In the wake of the deadly Oct. 1 shooting at the Route 91 Harvest music festival in Las Vegas, stories of individual sacrifice and bravery emerged everywhere: Strangers risked life and limb to aid the wounded; commandeered vehicles to rush them to the hospital; provided life-saving first aid; and, in some cases, shielded others from fire. One such story wasn’t a story at all, just a moving photograph: a man on the ground protecting a woman’s body with his own as the shooting continued around them.
After the photo went viral, the man was identified Oct. 4 as Matthew Cobos, an Army cavalry scout based in Hawaii. Cobos was photographed Sunday night by Getty Images’ David Becker, after gunfire rained down on the crowd of 22,000.
Though Cobos has not spoken publicly about the shooting, the Daily Mail reports that he told family and friends he’d witnessed incoming rounds ricocheting off the ground in front of him as he and the woman ran for cover. When she fell, Cobos covered her with his body and attempted to shield her eyes.
That’s when Becker says he snapped the photo. He explained the scene in an interview with the Australian website News.com.au:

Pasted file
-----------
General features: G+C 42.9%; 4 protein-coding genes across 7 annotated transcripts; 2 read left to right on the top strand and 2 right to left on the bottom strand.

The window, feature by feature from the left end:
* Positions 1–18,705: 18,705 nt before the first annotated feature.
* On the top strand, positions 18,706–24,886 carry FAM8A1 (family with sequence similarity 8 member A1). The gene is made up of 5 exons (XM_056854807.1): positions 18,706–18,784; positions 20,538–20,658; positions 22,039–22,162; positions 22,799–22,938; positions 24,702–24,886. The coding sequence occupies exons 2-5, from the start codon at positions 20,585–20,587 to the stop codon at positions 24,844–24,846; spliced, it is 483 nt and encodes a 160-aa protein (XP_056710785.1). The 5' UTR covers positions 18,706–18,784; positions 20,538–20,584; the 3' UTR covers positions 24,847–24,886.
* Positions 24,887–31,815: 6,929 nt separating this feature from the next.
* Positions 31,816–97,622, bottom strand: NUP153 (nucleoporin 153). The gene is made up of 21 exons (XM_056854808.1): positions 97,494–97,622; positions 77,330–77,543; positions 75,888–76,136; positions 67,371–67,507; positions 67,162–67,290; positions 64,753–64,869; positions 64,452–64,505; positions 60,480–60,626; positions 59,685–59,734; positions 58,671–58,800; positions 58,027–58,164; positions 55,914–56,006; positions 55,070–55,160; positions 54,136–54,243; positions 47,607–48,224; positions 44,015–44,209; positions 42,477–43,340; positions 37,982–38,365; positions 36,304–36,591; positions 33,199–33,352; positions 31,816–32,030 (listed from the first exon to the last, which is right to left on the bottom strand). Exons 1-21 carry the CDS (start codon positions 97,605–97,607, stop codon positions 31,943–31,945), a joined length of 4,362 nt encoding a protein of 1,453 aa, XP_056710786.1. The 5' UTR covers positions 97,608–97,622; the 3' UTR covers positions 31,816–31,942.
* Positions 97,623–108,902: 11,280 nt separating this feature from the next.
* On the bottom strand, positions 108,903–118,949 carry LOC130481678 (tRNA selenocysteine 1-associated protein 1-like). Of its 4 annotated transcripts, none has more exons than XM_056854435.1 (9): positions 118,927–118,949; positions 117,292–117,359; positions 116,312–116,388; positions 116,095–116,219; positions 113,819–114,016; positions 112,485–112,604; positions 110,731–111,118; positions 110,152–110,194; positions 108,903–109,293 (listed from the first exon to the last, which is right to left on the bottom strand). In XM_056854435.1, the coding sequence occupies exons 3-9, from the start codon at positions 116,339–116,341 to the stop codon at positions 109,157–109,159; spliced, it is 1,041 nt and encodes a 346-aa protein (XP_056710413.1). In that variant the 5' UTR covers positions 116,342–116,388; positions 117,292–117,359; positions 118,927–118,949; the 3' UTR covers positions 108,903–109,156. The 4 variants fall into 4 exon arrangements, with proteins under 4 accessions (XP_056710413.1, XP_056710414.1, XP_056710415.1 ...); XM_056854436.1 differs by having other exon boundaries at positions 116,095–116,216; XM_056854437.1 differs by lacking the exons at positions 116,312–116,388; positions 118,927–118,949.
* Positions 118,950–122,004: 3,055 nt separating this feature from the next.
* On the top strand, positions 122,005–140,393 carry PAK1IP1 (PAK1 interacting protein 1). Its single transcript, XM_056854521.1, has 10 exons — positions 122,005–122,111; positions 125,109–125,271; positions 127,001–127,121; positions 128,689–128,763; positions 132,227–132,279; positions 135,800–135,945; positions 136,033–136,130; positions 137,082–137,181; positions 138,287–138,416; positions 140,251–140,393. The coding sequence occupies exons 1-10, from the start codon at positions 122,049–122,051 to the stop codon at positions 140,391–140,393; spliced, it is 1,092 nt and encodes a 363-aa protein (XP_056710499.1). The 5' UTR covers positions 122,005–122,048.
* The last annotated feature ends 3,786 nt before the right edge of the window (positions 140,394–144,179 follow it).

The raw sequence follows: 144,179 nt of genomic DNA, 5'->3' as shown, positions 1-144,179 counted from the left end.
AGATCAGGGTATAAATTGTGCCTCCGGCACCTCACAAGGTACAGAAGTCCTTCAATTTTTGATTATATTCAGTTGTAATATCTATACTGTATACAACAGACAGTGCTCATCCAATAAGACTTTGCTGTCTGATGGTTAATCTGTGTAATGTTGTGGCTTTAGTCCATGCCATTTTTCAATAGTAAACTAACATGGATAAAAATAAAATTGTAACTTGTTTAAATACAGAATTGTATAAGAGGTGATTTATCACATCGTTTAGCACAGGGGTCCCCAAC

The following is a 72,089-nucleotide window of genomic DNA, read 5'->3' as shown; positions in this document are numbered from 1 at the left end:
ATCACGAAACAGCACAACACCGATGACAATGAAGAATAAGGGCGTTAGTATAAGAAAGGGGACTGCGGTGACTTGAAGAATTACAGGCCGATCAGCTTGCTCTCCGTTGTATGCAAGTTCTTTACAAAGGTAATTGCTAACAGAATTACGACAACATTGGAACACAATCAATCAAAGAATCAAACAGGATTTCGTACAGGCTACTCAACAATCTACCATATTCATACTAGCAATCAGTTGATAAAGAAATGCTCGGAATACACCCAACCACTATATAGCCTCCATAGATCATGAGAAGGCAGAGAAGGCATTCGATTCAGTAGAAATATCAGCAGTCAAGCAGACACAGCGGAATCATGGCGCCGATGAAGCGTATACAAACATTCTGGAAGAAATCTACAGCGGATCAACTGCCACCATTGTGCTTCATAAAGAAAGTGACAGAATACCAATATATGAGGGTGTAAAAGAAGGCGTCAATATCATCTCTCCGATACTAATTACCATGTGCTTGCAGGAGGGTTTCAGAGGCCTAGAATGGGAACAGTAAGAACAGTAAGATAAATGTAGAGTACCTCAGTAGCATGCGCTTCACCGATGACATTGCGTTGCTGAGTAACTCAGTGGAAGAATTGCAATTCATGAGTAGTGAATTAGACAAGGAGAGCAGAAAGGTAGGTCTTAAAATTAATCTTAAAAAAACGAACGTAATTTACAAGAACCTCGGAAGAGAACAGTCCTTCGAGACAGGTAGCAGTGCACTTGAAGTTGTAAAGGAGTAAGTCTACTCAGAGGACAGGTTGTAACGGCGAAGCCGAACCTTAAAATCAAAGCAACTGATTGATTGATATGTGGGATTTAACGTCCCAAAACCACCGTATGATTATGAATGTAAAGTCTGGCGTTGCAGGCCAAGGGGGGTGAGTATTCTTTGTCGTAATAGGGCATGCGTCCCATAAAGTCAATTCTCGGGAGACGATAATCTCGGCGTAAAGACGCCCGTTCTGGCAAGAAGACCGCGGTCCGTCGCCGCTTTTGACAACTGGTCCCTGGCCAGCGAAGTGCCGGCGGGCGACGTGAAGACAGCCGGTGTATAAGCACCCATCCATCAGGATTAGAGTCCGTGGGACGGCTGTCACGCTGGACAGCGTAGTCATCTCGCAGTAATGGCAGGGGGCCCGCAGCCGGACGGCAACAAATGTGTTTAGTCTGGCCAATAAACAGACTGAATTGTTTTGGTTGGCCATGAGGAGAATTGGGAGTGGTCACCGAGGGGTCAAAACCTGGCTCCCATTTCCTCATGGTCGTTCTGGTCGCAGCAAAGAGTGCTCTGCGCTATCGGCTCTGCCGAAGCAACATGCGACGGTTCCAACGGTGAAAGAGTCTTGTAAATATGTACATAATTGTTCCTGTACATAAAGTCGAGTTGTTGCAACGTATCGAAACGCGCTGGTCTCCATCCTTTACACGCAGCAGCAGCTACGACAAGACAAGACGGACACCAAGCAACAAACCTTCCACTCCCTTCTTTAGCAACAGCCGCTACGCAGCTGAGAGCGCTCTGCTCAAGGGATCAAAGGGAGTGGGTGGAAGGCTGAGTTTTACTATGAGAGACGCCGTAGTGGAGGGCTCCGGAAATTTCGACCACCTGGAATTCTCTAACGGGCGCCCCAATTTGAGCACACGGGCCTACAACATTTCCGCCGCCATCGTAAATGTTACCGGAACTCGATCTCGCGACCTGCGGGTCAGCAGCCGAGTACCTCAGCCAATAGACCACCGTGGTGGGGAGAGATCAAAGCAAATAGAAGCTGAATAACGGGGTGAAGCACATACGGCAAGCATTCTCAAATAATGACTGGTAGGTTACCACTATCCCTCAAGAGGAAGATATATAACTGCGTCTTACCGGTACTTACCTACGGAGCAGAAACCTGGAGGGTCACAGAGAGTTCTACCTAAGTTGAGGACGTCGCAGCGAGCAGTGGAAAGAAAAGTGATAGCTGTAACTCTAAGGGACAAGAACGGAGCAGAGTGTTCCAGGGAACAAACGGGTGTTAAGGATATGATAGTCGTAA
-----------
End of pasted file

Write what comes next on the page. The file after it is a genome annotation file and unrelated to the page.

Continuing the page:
There were groups of people helping each other everywhere and a real sense of people running for cover. People were fleeing, they were panicking. The gunfire was sporadic, it would stop and then more shots, then a lull and then more shots. I could hear people yelling at them to shut off the lights, to be quiet. People were cowering, they were very fearful for their lives.
Moments after Becker took the photo, Cobos and the woman cleared the area. But the Daily Mail reports that the soldier later returned to assist with the injured, using his belt as a tourniquet and plugging bullet wounds with his fingers.
The attack occurred late Sunday evening when Stephen Paddock opened fire from the 32nd floor of the Mandalay Bay Resort & Casino, armed with an arsenal of weapons — some affixed with bump-fire stocks to modify semiautomatic firearms for rapid fire. The devastating attack left at least 58 dead, and nearly 500 wounded. Many were injured in the frantic scramble to get to safety.